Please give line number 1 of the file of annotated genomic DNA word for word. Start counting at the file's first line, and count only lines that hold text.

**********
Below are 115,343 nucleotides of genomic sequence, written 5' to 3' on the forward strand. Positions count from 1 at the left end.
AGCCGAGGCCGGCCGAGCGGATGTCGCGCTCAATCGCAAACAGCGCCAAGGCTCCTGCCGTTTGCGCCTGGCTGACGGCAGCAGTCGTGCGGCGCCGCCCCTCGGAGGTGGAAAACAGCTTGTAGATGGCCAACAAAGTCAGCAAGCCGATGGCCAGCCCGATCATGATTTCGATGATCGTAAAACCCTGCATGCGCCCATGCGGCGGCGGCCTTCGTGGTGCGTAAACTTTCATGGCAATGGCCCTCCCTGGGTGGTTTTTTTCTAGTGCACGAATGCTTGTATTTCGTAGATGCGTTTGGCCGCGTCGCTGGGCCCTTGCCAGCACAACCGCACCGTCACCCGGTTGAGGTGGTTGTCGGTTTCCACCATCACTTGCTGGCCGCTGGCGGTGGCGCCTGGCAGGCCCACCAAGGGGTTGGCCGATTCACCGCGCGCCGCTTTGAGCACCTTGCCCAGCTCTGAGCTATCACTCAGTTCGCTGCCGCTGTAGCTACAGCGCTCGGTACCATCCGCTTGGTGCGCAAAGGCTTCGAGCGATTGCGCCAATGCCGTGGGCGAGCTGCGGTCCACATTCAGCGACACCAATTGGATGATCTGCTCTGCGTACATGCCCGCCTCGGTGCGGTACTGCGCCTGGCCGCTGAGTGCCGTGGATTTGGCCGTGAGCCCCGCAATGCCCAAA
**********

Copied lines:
Below are 115,343 nucleotides of genomic sequence, written 5' to 3' on the forward strand. Positions count from 1 at the left end.